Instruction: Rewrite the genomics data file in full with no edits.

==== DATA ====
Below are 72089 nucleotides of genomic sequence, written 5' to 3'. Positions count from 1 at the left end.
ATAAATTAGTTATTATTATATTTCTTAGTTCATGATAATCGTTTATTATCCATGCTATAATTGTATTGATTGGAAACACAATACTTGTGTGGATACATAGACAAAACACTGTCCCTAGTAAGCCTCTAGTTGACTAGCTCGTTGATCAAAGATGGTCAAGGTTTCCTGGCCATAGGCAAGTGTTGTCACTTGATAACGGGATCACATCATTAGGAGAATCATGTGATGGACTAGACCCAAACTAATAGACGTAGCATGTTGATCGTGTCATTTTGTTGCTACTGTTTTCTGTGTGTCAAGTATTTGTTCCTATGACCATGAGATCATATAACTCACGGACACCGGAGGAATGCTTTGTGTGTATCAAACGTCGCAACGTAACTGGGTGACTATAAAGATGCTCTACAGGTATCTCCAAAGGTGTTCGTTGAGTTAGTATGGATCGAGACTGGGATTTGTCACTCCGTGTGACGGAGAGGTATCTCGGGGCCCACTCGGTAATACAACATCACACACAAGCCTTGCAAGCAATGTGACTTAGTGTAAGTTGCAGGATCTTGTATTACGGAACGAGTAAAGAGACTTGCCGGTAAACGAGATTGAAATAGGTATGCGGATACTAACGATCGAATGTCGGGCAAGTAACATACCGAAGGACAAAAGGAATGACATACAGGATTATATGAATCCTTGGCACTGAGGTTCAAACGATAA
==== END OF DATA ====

Below are 72089 nucleotides of genomic sequence, written 5' to 3'. Positions count from 1 at the left end.
ATAAATTAGTTATTATTATATTTCTTAGTTCATGATAATCGTTTATTATCCATGCTATAATTGTATTGATTGGAAACACAATACTTGTGTGGATACATAGACAAAACACTGTCCCTAGTAAGCCTCTAGTTGACTAGCTCGTTGATCAAAGATGGTCAAGGTTTCCTGGCCATAGGCAAGTGTTGTCACTTGATAACGGGATCACATCATTAGGAGAATCATGTGATGGACTAGACCCAAACTAATAGACGTAGCATGTTGATCGTGTCATTTTGTTGCTACTGTTTTCTGTGTGTCAAGTATTTGTTCCTATGACCATGAGATCATATAACTCACGGACACCGGAGGAATGCTTTGTGTGTATCAAACGTCGCAACGTAACTGGGTGACTATAAAGATGCTCTACAGGTATCTCCAAAGGTGTTCGTTGAGTTAGTATGGATCGAGACTGGGATTTGTCACTCCGTGTGACGGAGAGGTATCTCGGGGCCCACTCGGTAATACAACATCACACACAAGCCTTGCAAGCAATGTGACTTAGTGTAAGTTGCAGGATCTTGTATTACGGAACGAGTAAAGAGACTTGCCGGTAAACGAGATTGAAATAGGTATGCGGATACTAACGATCGAATGTCGGGCAAGTAACATACCGAAGGACAAAAGGAATGACATACAGGATTATATGAATCCTTGGCACTGAGGTTCAAACGATAA